Chairman Bob Conte welcomed members and guests to the Archives and History Commission meeting at 9:33 a.m., called the meeting to order and asked members to introduce themselves. In addition to Dr. Conte, voting members present were Dr. Ken Bailey, Margaret Brennan, Dr. Gloria Gozdzik, Joy Stalnaker, Kip Stowell and Noel Tenney. Secretary Armstrong noted voting members absent: Dr. Charles (Chuck) Hulse and Dr. Joan Walker, who were on archaeological digs; Dr. Charles Ledbetter, who had a prior engagement; and Marjorie Zirk, whose son passed away earlier this morning. Ex officio voting members present were Dr. Bill Arnett, president, West Virginia Historical Association; and Michael Shock, president, West Virginia Historical Society. Ex officio non-voting members present were Randall Reid-Smith, commissioner of Culture and History; Fredrick Armstrong, director of Archives and History and secretary to the commission; Susan Pierce, director, Historic Preservation; and Adam Hodges, director, Museums. Ex officio non-voting members absent were Phyllis Baxter, president, Preservation Alliance of West Virginia; and Dr. Michael Hohn, director, WV Geological and Economic Survey. Others present were Erin Riebe, Historic Preservation staff, and Chad Proudfoot, Capitol Building Commission vice chairman.
Chairman Conte, before proceeding with the meeting, advised members of the need to revise the Agenda due to a death in the commissioner’s family. He requested agreement to move the commissioner’s report and New Business, requiring his presence, up earlier on the Agenda. He announced that the Baker’s Fort, Hancock County, National Register nomination under Old Business would be postponed on request of the presenter and that Ms. Brennan would be providing a sub-committee report on the proposed renovations to the Archives and History Library and its move into the Library Commission under Old Business. Chairman Conte then referred members to the minutes of the 26 January 2007 meeting, mailed earlier, and asked for revisions or corrections or a motion to approve as distributed. Mr. Stowell moved for approval of the previous meeting minutes and Dr. Arnett provided the second. Motion passed.
Chairman Conte called upon the commissioner for the agency report. He reported that RSL, the architectural firm hired to complete all sound effects and audio, was presenting its 50 percent progress report at a meeting today. The RFP and RFQ were being prepared for the build-out and fabrication and, if all remained on schedule, work should start by 10 September with an estimated opening date of December 2008 to March 2009. Members were informed that the basic design was complete, with some twelve thousand artifacts to be included, and were invited to arrange a walk thru when in Charleston. He updated members on the legislative session, which had provided $75,000 for the highway historical marker maintenance program and funding for the flag exhibit at West Virginia Independence Hall, and thanked Ms. Brennan for her letters of support. He informed members of the scheduled exhibit of 580 Homer Laughlin pieces in The Cultural Center. This is one of a series called “West Virginia’s Gift to the World,” promoting West Virginia’s industry and culture. He reported that these exhibits will then be shown elsewhere, and cited, as an example, Blenko, which had traveled to Logan and was to go to Berkeley Springs and Huntington, in collaboration with the Huntington Museum of Art. A similar exhibit arrangement and collaboration with other museums and sites would feature Fenton Glass. He reported on plans for the 2008 West Virginia Dance Festival and an exhibit featuring gifts to former governors of the state. The Senate Districts photo exhibits had been successful and well received, as had the Pete Ballard “Ladies of Fashion” exhibit. To address the closed State Museum, he noted a number of items from the collection which were now on display for school children. Plans were in the works for an exhibit of Vivian Woofter’s embassy designs in the Governor’s Mansion and for a “Collegiate Series” of twelve public performances by West Virginia University at the Cultural Center, which will be taped by the Library Commission for distribution to public libraries and shown on its cable channel. He concluded his report, stating that he had spoken to the Governor’s Office yesterday and was told that the governor would be making some commission appointments in the next thirty days.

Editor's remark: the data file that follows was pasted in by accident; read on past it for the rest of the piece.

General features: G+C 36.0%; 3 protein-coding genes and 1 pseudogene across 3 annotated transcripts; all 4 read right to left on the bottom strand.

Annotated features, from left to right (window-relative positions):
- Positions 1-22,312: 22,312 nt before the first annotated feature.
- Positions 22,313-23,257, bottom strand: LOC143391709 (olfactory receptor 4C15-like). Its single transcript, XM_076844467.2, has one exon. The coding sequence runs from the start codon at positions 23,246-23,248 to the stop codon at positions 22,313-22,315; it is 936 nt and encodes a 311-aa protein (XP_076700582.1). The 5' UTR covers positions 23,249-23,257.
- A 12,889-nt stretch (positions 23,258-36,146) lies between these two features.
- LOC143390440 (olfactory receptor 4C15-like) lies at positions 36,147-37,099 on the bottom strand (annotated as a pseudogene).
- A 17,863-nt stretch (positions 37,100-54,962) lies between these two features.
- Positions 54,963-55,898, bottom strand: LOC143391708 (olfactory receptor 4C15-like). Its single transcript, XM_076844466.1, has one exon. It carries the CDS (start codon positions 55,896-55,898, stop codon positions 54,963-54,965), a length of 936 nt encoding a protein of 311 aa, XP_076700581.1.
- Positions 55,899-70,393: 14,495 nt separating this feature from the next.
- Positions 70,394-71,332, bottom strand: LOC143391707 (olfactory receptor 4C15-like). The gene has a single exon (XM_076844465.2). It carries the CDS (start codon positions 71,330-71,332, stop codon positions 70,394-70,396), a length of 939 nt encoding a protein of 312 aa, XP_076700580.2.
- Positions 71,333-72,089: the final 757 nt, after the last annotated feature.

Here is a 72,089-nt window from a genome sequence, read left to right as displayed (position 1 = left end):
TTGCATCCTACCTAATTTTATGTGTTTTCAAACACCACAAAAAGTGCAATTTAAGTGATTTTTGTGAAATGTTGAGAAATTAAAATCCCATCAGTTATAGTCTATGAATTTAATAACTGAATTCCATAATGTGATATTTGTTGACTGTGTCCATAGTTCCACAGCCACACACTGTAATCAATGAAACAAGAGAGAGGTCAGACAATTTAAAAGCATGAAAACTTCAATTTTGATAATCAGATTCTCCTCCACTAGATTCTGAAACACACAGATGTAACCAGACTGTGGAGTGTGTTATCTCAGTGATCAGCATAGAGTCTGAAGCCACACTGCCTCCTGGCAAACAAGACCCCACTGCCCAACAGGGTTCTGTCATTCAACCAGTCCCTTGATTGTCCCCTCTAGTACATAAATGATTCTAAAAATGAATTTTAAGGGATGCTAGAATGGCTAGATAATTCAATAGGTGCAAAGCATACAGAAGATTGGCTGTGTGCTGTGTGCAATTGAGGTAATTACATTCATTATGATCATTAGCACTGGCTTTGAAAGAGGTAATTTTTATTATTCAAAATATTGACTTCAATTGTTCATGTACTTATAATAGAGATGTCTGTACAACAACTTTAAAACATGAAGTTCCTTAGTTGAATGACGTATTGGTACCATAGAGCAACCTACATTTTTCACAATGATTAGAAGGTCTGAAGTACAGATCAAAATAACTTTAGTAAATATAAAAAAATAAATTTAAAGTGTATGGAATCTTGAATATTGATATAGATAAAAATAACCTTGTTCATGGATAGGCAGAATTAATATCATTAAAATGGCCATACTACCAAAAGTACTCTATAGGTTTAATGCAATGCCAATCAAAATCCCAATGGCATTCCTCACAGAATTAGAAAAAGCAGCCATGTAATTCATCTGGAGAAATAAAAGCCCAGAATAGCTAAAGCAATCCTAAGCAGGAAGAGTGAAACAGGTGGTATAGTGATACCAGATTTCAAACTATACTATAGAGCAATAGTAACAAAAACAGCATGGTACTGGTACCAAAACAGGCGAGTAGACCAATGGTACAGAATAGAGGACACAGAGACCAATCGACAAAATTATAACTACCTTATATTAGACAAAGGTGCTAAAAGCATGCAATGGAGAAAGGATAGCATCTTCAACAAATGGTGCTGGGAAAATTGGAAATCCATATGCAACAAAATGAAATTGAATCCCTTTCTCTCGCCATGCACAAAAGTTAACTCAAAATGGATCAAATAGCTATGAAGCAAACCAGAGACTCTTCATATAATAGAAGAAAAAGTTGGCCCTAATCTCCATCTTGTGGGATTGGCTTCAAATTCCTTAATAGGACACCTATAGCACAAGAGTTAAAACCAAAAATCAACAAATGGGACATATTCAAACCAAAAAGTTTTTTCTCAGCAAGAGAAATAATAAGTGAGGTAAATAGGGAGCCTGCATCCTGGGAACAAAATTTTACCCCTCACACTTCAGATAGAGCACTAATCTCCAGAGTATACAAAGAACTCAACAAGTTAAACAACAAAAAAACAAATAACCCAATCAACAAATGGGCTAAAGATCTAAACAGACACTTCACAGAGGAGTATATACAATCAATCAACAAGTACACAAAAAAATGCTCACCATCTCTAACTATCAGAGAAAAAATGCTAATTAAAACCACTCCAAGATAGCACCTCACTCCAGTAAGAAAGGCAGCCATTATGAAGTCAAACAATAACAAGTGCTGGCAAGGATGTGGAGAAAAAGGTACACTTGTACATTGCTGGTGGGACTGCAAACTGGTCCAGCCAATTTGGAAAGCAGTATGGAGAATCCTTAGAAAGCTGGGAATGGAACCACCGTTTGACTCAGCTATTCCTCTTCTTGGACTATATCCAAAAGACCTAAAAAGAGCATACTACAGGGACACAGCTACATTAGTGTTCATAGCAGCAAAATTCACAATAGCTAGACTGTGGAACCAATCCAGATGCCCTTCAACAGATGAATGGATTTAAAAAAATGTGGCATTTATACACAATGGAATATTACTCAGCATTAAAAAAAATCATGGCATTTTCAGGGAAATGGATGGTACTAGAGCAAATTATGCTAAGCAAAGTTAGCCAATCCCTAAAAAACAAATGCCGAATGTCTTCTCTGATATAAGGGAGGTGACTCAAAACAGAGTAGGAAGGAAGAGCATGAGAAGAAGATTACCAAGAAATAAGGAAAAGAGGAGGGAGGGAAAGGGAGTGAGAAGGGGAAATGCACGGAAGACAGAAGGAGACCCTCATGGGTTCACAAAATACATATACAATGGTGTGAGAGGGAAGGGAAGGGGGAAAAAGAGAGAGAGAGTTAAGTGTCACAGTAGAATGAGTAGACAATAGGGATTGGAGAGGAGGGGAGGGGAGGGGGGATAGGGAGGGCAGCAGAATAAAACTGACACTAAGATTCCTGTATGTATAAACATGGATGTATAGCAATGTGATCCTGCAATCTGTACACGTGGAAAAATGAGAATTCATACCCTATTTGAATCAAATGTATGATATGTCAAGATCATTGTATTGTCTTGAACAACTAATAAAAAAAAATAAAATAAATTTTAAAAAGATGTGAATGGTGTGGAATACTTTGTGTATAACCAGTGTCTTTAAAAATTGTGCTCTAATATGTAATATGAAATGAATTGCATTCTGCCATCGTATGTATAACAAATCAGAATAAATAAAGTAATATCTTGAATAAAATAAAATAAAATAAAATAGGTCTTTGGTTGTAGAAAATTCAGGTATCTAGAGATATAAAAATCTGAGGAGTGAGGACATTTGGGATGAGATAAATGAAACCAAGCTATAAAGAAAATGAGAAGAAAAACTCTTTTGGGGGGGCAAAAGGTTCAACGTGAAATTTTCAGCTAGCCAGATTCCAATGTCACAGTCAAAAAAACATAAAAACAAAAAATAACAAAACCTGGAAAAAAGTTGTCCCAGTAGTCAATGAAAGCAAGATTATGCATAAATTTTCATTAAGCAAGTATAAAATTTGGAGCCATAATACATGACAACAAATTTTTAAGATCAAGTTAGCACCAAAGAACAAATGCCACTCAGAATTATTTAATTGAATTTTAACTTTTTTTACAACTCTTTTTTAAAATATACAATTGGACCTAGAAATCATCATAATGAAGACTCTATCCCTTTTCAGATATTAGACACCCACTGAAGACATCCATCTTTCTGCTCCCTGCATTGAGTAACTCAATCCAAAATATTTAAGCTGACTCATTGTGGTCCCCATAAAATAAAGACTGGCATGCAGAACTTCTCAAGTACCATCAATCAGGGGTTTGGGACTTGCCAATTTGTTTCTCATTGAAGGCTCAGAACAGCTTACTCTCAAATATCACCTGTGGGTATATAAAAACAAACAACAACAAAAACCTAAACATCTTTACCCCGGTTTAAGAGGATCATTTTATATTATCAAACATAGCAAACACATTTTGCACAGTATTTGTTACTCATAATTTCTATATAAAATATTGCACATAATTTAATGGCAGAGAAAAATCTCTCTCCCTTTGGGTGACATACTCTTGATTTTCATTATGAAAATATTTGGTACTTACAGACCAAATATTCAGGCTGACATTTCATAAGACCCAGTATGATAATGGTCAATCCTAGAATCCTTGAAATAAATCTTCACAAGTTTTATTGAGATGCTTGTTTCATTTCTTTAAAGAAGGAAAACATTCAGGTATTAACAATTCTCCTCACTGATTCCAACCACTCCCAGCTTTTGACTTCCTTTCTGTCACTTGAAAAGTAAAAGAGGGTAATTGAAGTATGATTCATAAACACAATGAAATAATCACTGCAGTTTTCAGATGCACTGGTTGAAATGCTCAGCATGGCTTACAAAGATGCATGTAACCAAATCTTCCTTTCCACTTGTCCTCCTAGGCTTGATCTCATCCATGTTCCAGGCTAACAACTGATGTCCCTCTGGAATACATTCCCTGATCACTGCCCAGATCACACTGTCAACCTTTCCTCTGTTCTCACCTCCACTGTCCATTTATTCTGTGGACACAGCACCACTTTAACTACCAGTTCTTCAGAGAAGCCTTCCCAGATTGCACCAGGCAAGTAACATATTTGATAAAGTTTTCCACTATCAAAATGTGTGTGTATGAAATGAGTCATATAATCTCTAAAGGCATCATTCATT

Commissioner Reid-Smith then addressed the Agenda item, agency expenditure schedule and budget goals, under New Business. The agency appropriation included $750,000 for the new HVAC equipment at West Virginia Independence Hall and $499,000 for the flag exhibit to be installed, hopefully in the next six to eight months. The agency also received $2.6 million dollars to bring the building up to fire code safety standards and $134,000 for a space analysis for museum artifacts and archives collections, a required step for museum accreditation, a process he planned to initiate after the museum reopens in 2009. For next fiscal year, the agency was looking at a “Save America’s Treasures” grant for a new roof for WVIH, but if not successful, he had already mentioned it to the governor for inclusion in the 2008-09 executive budget. He and Ms. Pierce were already working toward a request to increase Historic Preservation grant funds from $450,000 to one million on an annual basis. He mentioned interest in a source of seed funds for local historical groups to assist them in projects and to encourage community development. Another need is the static Programming budget, which had been at $292,000 for a number of years, less than the agency received originally. He would be advocating an increase to $500,000, a doubling of the Cultural Facilities fund of $750,000 and an increase in the Arts Commission grant funds from $810,000 to one million. He stated that the directors would have a retreat in June to discuss and plan the next year’s budget needs and this would be reported to the commission afterward.